So, how do Catholics "offer up" their sufferings and sacrifices? In both formal and informal ways.
Formally, many Catholics make the [Morning Offering ]("http://www.fisheaters.com/morningoffering.html")to give to Our Lord that day's efforts, works, joys, sufferings, intentions, etc. (the form may vary). At the Mass, we excercise our lay priesthood by consciously, silently, privately offering ourselves up, along with the Son, to the Father during the Offertory.
Informally, we "offer it up" by simply asking God in our own words to use a suffering as it occurs; we often do this for specific intentions (ex., "Use this pain, Lord, for the salvation of my brother..."). We might follow the example of the young St. Thérèse of Lisieux and make use of [Sacrifice Beads]("http://www.fisheaters.com/sacrificebeads.html"), or the extraordinary among us might make the [Heroic Act of Charity]("http://www.fisheaters.com/prayingforthedead.html#heroic") for the souls in Purgatory.
It's quite a discipline to react to suffering this way! In mental or physical pain? Drop something on your toe? Putting up with a co-worker who is making your life a living Hell? Enduring the constant ache of arthritis? Standing in line at the grocery and hating every minute of it? Spill the milk? Accept these things in peace, and ask God to use them for the good of the Church or for a more specific intention close to your heart. This isn't easy to do (and I in no way claim to be good at it), but it *does* make the suffering more meaningful and less -- well, less insufferable!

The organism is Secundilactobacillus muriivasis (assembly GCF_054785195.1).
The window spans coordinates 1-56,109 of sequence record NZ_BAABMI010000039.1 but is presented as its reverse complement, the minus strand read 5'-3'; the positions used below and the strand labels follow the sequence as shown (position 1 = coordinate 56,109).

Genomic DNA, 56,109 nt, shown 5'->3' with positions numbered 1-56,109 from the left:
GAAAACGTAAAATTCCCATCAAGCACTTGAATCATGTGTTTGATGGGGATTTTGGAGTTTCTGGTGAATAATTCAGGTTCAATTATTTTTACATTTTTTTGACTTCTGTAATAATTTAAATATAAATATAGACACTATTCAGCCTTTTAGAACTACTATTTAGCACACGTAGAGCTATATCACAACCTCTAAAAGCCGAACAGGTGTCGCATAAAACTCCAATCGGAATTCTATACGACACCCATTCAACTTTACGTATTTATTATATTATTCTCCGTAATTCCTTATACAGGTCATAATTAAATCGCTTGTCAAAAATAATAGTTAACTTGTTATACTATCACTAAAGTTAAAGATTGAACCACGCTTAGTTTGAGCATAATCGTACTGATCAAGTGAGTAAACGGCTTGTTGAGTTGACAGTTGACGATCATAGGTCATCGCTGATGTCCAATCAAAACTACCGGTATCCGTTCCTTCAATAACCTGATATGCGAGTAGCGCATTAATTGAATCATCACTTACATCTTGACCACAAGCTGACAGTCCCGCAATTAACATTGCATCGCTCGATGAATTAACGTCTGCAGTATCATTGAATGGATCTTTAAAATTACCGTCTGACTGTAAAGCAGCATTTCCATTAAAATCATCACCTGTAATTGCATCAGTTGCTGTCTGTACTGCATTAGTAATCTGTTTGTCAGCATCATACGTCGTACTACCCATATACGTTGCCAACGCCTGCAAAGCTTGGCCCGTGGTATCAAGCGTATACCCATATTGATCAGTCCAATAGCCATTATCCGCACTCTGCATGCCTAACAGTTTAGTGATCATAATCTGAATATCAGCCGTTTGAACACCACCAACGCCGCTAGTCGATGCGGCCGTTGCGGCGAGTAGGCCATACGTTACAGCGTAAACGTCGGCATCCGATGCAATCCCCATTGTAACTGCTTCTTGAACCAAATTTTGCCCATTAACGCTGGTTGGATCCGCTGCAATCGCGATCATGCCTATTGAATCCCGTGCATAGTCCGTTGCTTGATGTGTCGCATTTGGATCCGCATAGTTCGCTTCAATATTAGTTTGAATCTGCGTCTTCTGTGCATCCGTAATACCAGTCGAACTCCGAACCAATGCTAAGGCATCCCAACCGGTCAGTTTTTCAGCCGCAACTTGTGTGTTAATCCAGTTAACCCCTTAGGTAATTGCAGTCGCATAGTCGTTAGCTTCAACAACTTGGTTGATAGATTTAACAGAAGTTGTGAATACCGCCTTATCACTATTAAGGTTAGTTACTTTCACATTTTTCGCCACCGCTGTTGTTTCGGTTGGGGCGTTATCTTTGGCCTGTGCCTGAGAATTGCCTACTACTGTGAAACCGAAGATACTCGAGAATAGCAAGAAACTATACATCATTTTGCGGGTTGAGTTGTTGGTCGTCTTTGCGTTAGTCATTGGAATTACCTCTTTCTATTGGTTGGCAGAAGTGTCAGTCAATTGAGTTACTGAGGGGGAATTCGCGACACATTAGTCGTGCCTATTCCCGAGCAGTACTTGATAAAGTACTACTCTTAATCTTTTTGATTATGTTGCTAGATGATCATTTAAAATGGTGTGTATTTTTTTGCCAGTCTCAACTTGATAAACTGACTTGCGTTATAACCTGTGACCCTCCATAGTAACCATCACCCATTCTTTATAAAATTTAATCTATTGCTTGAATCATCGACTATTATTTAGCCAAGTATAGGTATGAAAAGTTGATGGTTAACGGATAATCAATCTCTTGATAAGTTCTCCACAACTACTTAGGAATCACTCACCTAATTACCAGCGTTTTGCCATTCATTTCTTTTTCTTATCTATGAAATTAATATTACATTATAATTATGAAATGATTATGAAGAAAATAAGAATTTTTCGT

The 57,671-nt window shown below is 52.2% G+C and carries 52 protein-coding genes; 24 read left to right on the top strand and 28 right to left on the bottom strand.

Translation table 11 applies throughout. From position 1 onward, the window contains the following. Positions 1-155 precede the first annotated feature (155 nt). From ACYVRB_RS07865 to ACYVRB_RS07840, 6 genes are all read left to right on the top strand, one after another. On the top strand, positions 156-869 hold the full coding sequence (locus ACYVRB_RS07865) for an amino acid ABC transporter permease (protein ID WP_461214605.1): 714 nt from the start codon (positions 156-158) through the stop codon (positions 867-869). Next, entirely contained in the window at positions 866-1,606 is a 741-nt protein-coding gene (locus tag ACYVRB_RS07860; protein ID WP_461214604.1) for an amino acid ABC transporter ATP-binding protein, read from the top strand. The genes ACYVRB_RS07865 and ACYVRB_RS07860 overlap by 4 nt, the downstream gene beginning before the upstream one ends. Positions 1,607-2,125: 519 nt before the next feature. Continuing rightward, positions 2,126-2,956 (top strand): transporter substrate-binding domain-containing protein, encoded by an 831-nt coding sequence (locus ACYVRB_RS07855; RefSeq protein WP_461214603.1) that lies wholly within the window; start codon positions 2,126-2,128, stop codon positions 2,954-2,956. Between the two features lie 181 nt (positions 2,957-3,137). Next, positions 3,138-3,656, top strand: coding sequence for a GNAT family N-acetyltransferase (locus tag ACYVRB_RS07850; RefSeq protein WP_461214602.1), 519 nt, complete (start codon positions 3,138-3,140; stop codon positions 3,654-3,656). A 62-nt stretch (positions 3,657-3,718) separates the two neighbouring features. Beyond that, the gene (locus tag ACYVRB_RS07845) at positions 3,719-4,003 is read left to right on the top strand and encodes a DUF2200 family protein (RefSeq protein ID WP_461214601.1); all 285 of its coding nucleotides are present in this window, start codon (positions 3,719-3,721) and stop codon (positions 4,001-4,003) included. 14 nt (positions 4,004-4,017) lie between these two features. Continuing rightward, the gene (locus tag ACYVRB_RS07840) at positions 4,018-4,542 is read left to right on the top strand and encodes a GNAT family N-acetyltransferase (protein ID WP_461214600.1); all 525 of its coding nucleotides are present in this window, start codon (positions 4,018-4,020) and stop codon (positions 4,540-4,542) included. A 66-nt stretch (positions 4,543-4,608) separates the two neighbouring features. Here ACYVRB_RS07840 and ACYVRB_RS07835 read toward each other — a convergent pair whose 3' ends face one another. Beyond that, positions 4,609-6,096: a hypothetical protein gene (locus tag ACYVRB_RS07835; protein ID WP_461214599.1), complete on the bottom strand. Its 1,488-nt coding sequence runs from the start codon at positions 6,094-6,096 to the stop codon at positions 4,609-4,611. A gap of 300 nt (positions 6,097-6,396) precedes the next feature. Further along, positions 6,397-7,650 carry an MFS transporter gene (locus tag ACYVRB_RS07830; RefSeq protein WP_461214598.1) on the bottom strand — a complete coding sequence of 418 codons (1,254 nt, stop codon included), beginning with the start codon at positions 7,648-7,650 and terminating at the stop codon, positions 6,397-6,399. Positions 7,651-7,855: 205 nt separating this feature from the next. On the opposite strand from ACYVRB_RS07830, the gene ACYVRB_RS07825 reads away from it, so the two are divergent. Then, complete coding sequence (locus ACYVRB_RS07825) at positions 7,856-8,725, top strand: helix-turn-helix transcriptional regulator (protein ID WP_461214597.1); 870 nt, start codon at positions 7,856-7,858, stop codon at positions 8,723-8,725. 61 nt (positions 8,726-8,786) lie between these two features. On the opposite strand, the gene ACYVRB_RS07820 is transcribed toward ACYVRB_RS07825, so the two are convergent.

Lord of All, let there be Peace, Peace, and more Peace. Amen.
The Catholic teaching on Suffering and Offering It Up has some parallels in the Hindu tradition. Hindus, like Catholics, practice vows (like a vow of celibacy, or fasting) that can create discomfort and suffering. That discomfort and suffering would then be for a specific spiritual purpose, whether a personal spiritual purpose or a purpose meant to help someone else.
Hindus also see un-wanted pain and suffering as having significance and meaning, too. A famous Hindu swami, Swami Sivananda, said this:
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